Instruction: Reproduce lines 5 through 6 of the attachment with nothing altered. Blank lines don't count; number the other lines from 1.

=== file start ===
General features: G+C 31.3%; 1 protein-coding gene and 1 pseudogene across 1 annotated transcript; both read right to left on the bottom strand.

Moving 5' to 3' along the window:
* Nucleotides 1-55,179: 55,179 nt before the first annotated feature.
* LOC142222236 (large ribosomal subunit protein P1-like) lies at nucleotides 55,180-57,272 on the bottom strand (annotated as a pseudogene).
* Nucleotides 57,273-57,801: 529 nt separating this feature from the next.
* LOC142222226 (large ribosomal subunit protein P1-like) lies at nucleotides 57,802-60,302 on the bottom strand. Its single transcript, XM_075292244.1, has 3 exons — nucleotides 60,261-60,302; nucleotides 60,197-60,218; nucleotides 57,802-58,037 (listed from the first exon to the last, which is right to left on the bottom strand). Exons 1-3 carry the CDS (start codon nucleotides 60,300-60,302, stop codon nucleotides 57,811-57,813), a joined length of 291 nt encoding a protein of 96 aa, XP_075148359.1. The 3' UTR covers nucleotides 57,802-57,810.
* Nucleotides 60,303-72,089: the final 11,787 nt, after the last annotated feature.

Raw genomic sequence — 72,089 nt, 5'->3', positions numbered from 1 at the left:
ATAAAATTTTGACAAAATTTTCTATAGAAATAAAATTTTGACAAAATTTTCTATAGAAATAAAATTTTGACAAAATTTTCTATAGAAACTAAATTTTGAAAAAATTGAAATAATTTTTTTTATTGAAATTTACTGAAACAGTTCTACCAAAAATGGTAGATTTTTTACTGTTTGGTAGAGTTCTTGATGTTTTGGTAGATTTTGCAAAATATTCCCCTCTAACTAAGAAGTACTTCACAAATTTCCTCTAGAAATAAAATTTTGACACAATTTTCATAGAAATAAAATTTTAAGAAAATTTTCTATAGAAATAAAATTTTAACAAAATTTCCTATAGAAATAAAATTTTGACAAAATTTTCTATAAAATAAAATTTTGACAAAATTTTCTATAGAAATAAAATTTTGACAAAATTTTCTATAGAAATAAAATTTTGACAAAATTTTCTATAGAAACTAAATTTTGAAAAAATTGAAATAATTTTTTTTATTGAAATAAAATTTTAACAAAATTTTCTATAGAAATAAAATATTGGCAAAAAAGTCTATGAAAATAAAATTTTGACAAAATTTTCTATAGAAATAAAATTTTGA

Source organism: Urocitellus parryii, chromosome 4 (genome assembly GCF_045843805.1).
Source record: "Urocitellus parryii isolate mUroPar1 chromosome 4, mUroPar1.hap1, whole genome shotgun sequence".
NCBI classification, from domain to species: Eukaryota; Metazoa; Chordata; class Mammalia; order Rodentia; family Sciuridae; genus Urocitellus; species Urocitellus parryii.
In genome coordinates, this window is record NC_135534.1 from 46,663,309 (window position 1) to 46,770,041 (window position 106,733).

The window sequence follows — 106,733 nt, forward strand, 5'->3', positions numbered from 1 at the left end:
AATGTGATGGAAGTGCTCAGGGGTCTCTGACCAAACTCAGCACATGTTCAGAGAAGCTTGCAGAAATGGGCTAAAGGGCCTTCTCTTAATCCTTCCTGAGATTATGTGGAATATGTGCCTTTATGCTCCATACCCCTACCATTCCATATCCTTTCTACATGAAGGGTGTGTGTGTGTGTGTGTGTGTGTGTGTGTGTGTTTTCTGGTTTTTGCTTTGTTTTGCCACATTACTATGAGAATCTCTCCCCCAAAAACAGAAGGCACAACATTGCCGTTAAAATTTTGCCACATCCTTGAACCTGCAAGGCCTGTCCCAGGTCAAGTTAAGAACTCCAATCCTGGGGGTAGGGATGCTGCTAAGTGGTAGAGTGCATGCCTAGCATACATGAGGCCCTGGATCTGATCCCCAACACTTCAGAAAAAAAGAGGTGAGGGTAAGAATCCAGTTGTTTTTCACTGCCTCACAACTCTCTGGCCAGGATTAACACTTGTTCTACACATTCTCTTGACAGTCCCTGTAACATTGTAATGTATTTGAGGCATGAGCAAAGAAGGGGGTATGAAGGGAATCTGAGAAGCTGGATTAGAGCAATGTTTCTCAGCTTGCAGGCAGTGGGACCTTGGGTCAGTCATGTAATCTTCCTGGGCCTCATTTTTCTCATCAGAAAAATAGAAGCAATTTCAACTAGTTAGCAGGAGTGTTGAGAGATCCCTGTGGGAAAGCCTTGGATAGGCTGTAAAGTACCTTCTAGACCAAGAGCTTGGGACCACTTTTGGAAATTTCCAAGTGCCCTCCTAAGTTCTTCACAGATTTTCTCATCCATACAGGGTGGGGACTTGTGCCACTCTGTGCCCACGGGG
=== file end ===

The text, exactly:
* Nucleotides 57,273-57,801: 529 nt separating this feature from the next.
* LOC142222226 (large ribosomal subunit protein P1-like) lies at nucleotides 57,802-60,302 on the bottom strand. Its single transcript, XM_075292244.1, has 3 exons — nucleotides 60,261-60,302; nucleotides 60,197-60,218; nucleotides 57,802-58,037 (listed from the first exon to the last, which is right to left on the bottom strand). Exons 1-3 carry the CDS (start codon nucleotides 60,300-60,302, stop codon nucleotides 57,811-57,813), a joined length of 291 nt encoding a protein of 96 aa, XP_075148359.1. The 3' UTR covers nucleotides 57,802-57,810.